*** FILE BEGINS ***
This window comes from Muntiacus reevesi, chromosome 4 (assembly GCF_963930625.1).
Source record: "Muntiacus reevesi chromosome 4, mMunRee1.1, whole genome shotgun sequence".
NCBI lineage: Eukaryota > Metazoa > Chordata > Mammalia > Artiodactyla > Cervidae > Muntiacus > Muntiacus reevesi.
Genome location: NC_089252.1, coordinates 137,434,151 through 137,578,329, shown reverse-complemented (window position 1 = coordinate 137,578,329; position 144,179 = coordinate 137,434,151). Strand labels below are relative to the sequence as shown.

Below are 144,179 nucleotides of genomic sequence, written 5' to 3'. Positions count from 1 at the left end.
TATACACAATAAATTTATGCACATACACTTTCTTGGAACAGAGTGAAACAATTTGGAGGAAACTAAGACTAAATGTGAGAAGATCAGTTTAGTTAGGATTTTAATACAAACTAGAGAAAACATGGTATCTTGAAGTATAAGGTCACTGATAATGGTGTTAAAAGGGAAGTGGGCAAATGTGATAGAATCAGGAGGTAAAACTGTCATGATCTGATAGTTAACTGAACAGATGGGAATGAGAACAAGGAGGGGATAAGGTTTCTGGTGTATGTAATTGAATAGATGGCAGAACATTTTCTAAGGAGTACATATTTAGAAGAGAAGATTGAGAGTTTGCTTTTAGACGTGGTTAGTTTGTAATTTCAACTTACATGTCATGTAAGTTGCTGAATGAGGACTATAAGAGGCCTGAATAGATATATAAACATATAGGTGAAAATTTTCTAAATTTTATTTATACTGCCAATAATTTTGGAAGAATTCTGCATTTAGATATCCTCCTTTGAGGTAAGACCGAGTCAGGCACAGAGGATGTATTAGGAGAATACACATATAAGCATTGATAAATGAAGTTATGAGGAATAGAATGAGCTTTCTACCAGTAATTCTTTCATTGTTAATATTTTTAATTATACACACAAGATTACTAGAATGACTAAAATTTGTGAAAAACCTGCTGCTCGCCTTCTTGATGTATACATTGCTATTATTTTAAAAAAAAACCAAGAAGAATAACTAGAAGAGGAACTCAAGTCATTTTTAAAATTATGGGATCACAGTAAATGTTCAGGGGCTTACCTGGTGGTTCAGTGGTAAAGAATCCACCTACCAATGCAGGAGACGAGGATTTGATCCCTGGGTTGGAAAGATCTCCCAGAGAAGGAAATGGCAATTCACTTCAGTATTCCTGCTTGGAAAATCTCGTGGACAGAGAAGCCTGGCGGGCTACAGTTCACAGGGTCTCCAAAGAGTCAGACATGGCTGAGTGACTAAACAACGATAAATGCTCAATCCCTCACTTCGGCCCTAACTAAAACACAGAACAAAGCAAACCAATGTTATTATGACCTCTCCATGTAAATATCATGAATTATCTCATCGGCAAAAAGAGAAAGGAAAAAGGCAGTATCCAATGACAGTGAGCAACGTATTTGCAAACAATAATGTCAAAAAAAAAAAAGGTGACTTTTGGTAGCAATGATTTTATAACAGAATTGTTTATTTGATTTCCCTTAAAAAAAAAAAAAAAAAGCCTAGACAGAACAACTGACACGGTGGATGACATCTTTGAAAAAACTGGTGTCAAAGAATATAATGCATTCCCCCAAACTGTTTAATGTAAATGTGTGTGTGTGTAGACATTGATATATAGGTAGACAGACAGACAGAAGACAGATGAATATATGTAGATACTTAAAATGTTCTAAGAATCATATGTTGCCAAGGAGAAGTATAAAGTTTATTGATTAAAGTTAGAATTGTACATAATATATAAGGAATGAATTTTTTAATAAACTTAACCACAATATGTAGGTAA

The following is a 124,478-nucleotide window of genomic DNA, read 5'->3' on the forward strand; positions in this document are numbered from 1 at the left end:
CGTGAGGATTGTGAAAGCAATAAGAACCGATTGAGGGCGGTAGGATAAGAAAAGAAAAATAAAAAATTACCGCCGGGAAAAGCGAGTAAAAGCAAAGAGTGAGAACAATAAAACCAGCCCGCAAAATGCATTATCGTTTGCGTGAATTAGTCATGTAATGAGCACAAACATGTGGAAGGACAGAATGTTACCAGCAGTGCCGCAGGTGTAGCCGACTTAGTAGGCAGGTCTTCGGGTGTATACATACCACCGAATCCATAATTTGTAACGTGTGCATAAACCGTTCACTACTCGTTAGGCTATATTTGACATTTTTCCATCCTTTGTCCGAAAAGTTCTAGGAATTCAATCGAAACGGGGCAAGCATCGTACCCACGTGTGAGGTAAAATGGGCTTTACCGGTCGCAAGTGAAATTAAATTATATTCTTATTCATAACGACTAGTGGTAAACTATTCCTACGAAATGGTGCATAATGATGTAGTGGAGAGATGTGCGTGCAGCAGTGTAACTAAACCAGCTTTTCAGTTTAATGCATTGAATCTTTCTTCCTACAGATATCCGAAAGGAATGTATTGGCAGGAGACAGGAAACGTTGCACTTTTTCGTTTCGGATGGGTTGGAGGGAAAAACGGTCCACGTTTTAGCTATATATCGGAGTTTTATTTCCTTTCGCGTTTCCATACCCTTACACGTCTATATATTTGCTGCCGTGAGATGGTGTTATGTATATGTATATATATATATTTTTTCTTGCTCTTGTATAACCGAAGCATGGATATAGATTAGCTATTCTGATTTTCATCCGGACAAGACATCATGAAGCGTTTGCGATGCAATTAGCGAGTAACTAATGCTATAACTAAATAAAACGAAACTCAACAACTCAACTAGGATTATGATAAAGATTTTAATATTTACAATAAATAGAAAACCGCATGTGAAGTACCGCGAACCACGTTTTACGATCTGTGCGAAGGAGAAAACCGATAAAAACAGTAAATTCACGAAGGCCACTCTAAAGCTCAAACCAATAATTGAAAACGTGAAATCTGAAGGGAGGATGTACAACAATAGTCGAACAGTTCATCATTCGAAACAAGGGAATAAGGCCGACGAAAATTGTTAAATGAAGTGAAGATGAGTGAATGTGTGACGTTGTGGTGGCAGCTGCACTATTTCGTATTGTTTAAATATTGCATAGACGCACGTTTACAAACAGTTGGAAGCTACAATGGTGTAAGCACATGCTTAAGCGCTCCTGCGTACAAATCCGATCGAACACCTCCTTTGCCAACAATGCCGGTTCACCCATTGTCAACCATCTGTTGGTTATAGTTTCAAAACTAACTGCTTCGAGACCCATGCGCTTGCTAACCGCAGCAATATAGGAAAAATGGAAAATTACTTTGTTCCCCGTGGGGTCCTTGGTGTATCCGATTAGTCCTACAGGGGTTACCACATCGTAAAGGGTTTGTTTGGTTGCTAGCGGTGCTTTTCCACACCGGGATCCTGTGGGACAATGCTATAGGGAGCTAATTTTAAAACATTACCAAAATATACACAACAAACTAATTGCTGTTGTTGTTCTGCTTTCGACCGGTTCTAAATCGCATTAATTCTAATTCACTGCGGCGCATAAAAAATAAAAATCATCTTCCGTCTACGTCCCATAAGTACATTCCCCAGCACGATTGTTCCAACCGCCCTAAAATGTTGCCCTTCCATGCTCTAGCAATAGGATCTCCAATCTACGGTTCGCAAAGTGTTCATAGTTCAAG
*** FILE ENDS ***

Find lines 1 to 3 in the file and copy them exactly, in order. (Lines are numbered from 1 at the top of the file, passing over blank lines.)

This window comes from Muntiacus reevesi, chromosome 4 (assembly GCF_963930625.1).
Source record: "Muntiacus reevesi chromosome 4, mMunRee1.1, whole genome shotgun sequence".
NCBI lineage: Eukaryota > Metazoa > Chordata > Mammalia > Artiodactyla > Cervidae > Muntiacus > Muntiacus reevesi.